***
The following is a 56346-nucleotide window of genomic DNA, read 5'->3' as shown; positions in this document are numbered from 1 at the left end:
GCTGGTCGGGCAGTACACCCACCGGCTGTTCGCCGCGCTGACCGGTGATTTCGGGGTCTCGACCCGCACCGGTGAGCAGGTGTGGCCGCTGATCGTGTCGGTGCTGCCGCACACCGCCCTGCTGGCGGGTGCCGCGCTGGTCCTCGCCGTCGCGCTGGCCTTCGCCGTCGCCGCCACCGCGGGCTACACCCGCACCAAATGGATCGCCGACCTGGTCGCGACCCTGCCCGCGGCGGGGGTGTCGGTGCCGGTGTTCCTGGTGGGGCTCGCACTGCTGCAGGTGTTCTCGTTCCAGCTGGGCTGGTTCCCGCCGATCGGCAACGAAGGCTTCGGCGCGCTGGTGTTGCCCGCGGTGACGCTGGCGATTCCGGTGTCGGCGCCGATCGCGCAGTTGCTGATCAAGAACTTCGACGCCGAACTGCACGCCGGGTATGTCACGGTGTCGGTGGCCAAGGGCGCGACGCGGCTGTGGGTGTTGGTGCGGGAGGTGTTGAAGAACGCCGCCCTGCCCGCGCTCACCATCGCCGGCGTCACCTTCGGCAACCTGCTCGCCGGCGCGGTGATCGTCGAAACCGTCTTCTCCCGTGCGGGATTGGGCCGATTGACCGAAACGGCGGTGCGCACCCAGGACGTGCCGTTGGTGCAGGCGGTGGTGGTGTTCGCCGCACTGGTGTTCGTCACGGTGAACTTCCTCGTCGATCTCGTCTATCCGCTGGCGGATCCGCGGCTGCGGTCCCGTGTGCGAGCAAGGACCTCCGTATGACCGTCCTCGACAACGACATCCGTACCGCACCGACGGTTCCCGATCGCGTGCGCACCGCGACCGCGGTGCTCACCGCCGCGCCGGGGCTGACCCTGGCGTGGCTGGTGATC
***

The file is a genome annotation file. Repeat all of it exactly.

The following is a 56346-nucleotide window of genomic DNA, read 5'->3' as shown; positions in this document are numbered from 1 at the left end:
GCTGGTCGGGCAGTACACCCACCGGCTGTTCGCCGCGCTGACCGGTGATTTCGGGGTCTCGACCCGCACCGGTGAGCAGGTGTGGCCGCTGATCGTGTCGGTGCTGCCGCACACCGCCCTGCTGGCGGGTGCCGCGCTGGTCCTCGCCGTCGCGCTGGCCTTCGCCGTCGCCGCCACCGCGGGCTACACCCGCACCAAATGGATCGCCGACCTGGTCGCGACCCTGCCCGCGGCGGGGGTGTCGGTGCCGGTGTTCCTGGTGGGGCTCGCACTGCTGCAGGTGTTCTCGTTCCAGCTGGGCTGGTTCCCGCCGATCGGCAACGAAGGCTTCGGCGCGCTGGTGTTGCCCGCGGTGACGCTGGCGATTCCGGTGTCGGCGCCGATCGCGCAGTTGCTGATCAAGAACTTCGACGCCGAACTGCACGCCGGGTATGTCACGGTGTCGGTGGCCAAGGGCGCGACGCGGCTGTGGGTGTTGGTGCGGGAGGTGTTGAAGAACGCCGCCCTGCCCGCGCTCACCATCGCCGGCGTCACCTTCGGCAACCTGCTCGCCGGCGCGGTGATCGTCGAAACCGTCTTCTCCCGTGCGGGATTGGGCCGATTGACCGAAACGGCGGTGCGCACCCAGGACGTGCCGTTGGTGCAGGCGGTGGTGGTGTTCGCCGCACTGGTGTTCGTCACGGTGAACTTCCTCGTCGATCTCGTCTATCCGCTGGCGGATCCGCGGCTGCGGTCCCGTGTGCGAGCAAGGACCTCCGTATGACCGTCCTCGACAACGACATCCGTACCGCACCGACGGTTCCCGATCGCGTGCGCACCGCGACCGCGGTGCTCACCGCCGCGCCGGGGCTGACCCTGGCGTGGCTGGTGATC